In this work, an elaborate coupled static formalism is employed [11] for the treatment of proton-lithium collisions at wide range of incident energies from 10 to 1000 Kev. The proposed iterative approach allows for reliable representation of the core potentials using elaborate variational calculation of the target orbitals. The effect of “switching on” polarization potential of lithium atom on their coupled static cross sections is investigated. We assume that the elasticity and the formation of channels are open and that all other channels of target are closed. Quite interesting reliable results were obtained in comparison with other theoretical approaches.

2. Theoretical Formalism

The two-channel scattering problems under investigation can be sketched by [11]

The total Hamiltonian of the first channel, elastic channel (in Rydberg units and frozen core approximation), has the following form: where are reduced masses of the target and first channel, respectively.   and   are the position vectors of projectile proton and valence electron of target with respect to center of mass of target, is the position vector of projectile proton with respect to valence electron of target, and is the position vector of center of mass of from target nucleus (see Figure 1). is mass of the nucleus of target and denotes the interaction between the incident proton and target atom; that is, where and the corresponding total energy in first channel is determined by where is the kinetic energy of incident proton relative to target nucleus. , is the wave function of th electron in 1s-orbital and is the wave function of valence electron. They are expanded following Clementi and Roetti [12] and adjusted such that the binding energy of the valence electron is minimum; that is,

820672.fig.001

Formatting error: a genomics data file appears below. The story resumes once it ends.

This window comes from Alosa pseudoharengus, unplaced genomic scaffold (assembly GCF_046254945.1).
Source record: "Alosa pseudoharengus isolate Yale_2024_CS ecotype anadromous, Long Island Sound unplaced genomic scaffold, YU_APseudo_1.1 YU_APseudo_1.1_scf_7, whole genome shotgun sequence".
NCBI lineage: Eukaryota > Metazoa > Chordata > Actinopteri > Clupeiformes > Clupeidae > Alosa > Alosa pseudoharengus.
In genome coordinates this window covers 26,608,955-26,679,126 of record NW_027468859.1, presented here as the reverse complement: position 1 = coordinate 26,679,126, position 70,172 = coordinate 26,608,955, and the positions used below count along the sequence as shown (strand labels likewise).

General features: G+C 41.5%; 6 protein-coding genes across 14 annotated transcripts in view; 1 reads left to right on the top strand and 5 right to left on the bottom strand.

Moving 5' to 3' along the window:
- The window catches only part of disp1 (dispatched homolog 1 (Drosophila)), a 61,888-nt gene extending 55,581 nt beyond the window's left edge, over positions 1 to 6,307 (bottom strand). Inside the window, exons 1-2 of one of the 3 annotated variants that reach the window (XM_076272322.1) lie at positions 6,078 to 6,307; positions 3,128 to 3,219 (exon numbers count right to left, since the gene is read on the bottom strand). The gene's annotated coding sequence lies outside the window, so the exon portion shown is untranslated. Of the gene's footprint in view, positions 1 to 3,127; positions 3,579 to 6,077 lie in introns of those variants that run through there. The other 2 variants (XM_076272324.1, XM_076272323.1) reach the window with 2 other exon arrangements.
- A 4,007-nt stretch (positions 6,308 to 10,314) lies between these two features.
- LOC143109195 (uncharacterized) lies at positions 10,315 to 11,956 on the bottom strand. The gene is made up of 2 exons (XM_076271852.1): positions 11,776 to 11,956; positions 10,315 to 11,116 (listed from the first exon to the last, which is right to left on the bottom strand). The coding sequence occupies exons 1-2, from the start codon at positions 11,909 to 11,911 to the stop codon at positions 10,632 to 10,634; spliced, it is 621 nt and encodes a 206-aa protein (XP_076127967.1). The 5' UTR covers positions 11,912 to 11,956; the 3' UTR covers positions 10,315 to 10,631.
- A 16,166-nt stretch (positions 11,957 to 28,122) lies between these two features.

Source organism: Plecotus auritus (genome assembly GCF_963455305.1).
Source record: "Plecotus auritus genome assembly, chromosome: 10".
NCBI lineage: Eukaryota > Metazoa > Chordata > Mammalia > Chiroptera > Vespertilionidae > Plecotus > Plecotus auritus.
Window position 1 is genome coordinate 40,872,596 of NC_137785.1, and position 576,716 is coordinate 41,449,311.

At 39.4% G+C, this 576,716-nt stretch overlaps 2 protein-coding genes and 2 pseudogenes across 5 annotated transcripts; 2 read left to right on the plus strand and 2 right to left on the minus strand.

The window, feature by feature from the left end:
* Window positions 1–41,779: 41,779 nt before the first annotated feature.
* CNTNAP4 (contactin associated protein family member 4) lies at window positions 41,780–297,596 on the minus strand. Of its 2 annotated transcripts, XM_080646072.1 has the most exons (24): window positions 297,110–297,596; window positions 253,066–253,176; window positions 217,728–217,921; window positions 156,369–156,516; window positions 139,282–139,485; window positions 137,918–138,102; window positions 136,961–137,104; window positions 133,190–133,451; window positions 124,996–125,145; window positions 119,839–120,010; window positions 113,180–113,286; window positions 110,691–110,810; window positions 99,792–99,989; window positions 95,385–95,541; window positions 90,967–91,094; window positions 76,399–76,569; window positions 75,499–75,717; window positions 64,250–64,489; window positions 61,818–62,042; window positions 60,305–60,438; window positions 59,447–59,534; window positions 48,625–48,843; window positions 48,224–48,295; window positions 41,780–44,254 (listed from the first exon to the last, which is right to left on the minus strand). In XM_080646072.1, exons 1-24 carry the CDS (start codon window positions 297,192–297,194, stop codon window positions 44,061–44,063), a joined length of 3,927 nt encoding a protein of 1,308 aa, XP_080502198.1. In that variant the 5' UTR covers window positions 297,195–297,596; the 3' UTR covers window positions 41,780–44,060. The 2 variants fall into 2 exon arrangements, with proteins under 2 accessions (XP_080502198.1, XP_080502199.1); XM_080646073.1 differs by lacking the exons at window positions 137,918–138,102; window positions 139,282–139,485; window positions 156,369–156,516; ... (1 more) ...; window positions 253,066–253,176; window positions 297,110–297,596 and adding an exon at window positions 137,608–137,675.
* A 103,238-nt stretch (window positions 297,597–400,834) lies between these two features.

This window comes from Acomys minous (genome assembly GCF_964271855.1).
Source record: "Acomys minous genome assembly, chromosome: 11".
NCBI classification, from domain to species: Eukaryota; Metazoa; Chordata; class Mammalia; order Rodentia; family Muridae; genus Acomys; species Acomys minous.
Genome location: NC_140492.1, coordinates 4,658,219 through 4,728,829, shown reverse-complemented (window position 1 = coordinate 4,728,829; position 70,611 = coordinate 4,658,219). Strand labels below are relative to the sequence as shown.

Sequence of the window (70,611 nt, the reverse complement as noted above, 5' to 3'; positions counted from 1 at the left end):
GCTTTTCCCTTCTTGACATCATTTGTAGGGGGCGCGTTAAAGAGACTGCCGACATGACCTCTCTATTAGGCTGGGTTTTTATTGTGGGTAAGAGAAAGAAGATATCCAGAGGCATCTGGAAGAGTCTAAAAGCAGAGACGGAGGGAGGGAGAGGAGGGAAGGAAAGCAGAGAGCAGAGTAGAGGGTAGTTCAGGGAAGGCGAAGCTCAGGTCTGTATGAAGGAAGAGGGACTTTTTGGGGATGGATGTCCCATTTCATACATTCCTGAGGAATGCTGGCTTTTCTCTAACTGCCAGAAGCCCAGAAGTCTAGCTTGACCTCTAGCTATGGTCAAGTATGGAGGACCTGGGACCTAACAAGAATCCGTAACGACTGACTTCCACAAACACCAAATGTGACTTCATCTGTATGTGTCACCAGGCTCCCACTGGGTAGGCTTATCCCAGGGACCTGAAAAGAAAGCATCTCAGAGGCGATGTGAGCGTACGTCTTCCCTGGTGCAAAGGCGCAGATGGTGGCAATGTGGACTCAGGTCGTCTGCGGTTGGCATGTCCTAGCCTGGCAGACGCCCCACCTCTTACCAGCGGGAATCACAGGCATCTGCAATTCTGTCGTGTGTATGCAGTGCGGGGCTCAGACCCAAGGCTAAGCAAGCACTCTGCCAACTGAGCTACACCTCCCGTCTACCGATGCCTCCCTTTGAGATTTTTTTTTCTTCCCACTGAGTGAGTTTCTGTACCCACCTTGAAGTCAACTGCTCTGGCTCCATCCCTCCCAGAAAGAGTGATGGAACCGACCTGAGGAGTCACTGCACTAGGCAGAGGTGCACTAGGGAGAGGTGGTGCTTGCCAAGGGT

Figure 1: Configuration space of -Li scattering.

The total Hamiltonian of the second channel, formation, is expressed (in Rydberg units and frozen core approximation) as where are reduced masses of and the second channel, respectively. represents the interaction between the particles of and rest of target atom; that is, where and the total energy of second channel is determined by where is the kinetic energy of center of mass of with respect to nucleus of target. It is related to the energy of the incident proton by where is the ground state energy of and means that channel is open; otherwise, it is closed. Thus, formation is only possible if .

The coupled static approximation states that the solution of the two-channel scattering problem under consideration is subjected to the following conditions [11]: where is the total wave function describing each scattering process; that is, where is the ground state wave function of , is the wave function describing scattered protons, and is the scattering wave function of second channel.

Substituting (3)–(5) in (2), we obtain

Substituting (4) and (8)–(10) in (7), we obtain where Schrödinger’s equations of the target and are employed. The potentials and are defined by

In order to test the effect of polarization of lithium, we switch on the polarization potential of lithium atom, that is, . This can be done by replacing by a potential such that where if the polarization is switched on (Model II) and otherwise (Model I). We choose in the Peach form [13], where and .